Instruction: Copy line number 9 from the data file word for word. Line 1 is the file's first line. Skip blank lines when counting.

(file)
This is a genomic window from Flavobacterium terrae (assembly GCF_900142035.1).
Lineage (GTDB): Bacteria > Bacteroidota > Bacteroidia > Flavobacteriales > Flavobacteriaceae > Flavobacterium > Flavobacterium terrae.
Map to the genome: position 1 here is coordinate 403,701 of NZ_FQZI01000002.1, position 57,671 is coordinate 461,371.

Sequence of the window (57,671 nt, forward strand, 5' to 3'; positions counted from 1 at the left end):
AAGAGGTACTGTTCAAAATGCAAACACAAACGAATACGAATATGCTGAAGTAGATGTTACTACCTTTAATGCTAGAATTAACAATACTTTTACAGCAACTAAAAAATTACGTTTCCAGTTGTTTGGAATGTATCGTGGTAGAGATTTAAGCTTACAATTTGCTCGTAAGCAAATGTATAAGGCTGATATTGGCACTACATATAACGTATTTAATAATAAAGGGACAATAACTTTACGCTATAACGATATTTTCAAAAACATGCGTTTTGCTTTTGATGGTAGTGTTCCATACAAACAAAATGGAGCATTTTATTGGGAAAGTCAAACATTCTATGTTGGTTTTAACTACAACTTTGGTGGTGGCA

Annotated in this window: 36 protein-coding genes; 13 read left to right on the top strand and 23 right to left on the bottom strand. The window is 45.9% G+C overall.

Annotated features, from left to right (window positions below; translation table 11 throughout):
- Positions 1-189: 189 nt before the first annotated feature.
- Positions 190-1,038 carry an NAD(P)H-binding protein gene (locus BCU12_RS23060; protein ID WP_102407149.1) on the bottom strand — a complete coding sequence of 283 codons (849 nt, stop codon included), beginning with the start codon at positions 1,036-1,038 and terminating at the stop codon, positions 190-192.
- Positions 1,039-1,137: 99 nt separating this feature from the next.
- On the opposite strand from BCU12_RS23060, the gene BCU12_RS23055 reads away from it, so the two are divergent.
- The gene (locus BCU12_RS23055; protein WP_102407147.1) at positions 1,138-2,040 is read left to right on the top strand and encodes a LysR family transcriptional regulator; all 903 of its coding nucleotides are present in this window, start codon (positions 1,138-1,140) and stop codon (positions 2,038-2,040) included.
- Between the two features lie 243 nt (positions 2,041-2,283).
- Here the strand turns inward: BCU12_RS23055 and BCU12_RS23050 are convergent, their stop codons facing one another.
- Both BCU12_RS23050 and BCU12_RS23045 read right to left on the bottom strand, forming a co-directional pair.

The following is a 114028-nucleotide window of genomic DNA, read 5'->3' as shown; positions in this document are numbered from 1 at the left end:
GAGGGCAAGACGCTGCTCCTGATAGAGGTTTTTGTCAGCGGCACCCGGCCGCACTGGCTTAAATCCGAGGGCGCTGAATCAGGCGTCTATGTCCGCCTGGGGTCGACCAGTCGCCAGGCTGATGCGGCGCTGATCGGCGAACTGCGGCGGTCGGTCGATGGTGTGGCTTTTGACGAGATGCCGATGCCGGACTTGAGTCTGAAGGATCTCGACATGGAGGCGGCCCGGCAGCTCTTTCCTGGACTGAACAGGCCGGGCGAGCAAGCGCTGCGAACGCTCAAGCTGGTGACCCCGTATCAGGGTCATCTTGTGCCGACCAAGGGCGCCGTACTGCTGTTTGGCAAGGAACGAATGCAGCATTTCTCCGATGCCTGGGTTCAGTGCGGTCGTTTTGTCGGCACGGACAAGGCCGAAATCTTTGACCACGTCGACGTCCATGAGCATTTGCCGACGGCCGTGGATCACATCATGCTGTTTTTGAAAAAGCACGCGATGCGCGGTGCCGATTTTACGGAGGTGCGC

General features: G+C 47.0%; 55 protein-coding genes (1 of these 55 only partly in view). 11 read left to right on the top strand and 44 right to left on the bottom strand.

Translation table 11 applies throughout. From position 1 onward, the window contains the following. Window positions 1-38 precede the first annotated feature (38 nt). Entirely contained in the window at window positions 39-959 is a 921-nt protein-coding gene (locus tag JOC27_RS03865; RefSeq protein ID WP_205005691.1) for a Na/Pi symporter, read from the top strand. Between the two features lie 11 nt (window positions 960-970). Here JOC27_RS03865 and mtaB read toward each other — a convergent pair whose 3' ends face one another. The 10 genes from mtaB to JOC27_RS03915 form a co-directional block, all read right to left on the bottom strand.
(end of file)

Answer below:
- Positions 190-1,038 carry an NAD(P)H-binding protein gene (locus BCU12_RS23060; protein ID WP_102407149.1) on the bottom strand — a complete coding sequence of 283 codons (849 nt, stop codon included), beginning with the start codon at positions 1,036-1,038 and terminating at the stop codon, positions 190-192.